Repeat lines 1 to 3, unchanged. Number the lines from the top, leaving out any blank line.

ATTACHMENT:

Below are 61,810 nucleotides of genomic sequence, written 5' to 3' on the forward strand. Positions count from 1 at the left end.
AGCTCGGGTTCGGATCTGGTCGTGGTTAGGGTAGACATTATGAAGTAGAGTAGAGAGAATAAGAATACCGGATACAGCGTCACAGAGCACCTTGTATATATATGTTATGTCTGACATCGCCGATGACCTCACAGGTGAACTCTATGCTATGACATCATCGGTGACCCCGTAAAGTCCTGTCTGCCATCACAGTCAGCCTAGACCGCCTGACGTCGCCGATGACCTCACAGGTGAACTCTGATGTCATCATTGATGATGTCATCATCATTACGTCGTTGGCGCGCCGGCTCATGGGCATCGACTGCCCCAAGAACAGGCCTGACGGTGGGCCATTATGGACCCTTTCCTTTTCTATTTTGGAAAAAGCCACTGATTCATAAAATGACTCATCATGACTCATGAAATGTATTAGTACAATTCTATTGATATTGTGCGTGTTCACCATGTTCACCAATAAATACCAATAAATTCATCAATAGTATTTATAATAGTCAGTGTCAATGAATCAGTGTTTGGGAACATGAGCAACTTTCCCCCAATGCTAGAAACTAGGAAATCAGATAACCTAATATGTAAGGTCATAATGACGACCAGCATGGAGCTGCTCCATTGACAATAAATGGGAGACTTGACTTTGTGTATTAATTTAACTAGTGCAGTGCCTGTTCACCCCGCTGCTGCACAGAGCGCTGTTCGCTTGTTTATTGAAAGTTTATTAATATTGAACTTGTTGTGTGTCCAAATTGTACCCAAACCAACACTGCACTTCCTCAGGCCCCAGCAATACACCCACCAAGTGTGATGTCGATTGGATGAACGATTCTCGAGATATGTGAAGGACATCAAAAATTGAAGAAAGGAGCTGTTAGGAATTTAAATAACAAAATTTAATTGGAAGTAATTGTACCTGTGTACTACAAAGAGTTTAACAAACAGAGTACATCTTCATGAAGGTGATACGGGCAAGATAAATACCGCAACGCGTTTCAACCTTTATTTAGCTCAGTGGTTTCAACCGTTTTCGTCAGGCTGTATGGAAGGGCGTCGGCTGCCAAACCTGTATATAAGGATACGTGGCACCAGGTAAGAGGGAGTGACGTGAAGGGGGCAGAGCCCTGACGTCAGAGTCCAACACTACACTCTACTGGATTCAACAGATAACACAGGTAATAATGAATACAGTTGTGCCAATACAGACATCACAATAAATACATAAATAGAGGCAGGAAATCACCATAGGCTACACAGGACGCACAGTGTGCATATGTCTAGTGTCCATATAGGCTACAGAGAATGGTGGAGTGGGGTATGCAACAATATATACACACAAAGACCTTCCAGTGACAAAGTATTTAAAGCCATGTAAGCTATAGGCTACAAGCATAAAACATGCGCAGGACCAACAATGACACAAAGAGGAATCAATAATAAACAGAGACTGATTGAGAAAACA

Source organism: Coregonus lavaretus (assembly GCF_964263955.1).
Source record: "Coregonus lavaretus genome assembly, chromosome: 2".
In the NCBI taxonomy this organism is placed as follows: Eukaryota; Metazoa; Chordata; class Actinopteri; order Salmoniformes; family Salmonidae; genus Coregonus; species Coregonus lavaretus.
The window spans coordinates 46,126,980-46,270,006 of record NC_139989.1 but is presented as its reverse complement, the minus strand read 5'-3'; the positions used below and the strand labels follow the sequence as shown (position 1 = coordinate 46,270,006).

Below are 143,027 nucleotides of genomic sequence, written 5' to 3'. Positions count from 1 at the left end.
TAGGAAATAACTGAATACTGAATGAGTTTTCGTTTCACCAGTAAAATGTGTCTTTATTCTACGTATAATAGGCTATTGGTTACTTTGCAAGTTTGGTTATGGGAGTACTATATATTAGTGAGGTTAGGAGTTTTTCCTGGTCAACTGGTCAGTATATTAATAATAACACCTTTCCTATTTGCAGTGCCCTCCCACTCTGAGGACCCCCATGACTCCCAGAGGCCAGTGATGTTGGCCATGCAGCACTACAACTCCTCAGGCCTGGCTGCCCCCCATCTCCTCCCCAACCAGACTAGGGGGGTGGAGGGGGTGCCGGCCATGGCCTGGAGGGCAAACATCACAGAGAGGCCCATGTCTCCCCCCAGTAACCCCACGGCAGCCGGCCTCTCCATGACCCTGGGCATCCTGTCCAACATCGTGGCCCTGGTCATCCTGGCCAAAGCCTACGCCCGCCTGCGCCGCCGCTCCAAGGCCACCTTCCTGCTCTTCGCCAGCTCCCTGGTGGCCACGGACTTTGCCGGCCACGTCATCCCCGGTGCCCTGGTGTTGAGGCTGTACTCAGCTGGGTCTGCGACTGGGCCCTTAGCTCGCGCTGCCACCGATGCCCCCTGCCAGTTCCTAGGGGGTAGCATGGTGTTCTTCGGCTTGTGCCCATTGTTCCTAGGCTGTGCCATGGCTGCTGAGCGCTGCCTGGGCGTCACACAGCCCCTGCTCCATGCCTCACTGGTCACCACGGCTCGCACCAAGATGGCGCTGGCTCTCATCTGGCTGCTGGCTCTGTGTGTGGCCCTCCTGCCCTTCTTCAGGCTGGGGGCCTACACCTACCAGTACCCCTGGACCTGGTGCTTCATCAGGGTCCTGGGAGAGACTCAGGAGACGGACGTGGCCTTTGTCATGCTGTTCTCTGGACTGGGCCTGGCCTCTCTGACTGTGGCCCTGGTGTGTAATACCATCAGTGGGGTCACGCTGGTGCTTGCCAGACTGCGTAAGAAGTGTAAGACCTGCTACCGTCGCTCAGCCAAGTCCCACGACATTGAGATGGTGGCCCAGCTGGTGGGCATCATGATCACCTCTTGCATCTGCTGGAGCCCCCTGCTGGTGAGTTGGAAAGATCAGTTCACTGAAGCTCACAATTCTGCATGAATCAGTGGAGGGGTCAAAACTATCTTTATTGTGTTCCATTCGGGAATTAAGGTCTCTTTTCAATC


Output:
Below are 61,810 nucleotides of genomic sequence, written 5' to 3' on the forward strand. Positions count from 1 at the left end.
AGCTCGGGTTCGGATCTGGTCGTGGTTAGGGTAGACATTATGAAGTAGAGTAGAGAGAATAAGAATACCGGATACAGCGTCACAGAGCACCTTGTATATATATGTTATGTCTGACATCGCCGATGACCTCACAGGTGAACTCTATGCTATGACATCATCGGTGACCCCGTAAAGTCCTGTCTGCCATCACAGTCAGCCTAGACCGCCTGACGTCGCCGATGACCTCACAGGTGAACTCTGATGTCATCATTGATGATGTCATCATCATTACGTCGTTGGCGCGCCGGCTCATGGGCATCGACTGCCCCAAGAACAGGCCTGACGGTGGGCCATTATGGACCCTTTCCTTTTCTATTTTGGAAAAAGCCACTGATTCATAAAATGACTCATCATGACTCATGAAATGTATTAGTACAATTCTATTGATATTGTGCGTGTTCACCATGTTCACCAATAAATACCAATAAATTCATCAATAGTATTTATAATAGTCAGTGTCAATGAATCAGTGTTTGGGAACATGAGCAACTTTCCCCCAATGCTAGAAACTAGGAAATCAGATAACCTAATATGTAAGGTCATAATGACGACCAGCATGGAGCTGCTCCATTGACAATAAATGGGAGACTTGACTTTGTGTATTAATTTAACTAGTGCAGTGCCTGTTCACCCCGCTGCTGCACAGAGCGCTGTTCGCTTGTTTATTGAAAGTTTATTAATATTGAACTTGTTGTGTGTCCAAATTGTACCCAAACCAACACTGCACTTCCTCAGGCCCCAGCAATACACCCACCAAGTGTGATGTCGATTGGATGAACGATTCTCGAGATATGTGAAGGACATCAAAAATTGAAGAAAGGAGCTGTTAGGAATTTAAATAACAAAATTTAATTGGAAGTAATTGTACCTGTGTACTACAAAGAGTTTAACAAACAGAGTACATCTTCATGAAGGTGATACGGGCAAGATAAATACCGCAACGCGTTTCAACCTTTATTTAGCTCAGTGGTTTCAACCGTTTTCGTCAGGCTGTATGGAAGGGCGTCGGCTGCCAAACCTGTATATAAGGATACGTGGCACCAGGTAAGAGGGAGTGACGTGAAGGGGGCAGAGCCCTGACGTCAGAGTCCAACACTACACTCTACTGGATTCAACAGATAACACAGGTAATAATGAATACAGTTGTGCCAATACAGACATCACAATAAATACATAAATAGAGGCAGGAAATCACCATAGGCTACACAGGACGCACAGTGTGCATATGTCTAGTGTCCATATAGGCTACAGAGAATGGTGGAGTGGGGTATGCAACAATATATACACACAAAGACCTTCCAGTGACAAAGTATTTAAAGCCATGTAAGCTATAGGCTACAAGCATAAAACATGCGCAGGACCAACAATGACACAAAGAGGAATCAATAATAAACAGAGACTGATTGAGAAAACA

Source organism: Coregonus lavaretus (assembly GCF_964263955.1).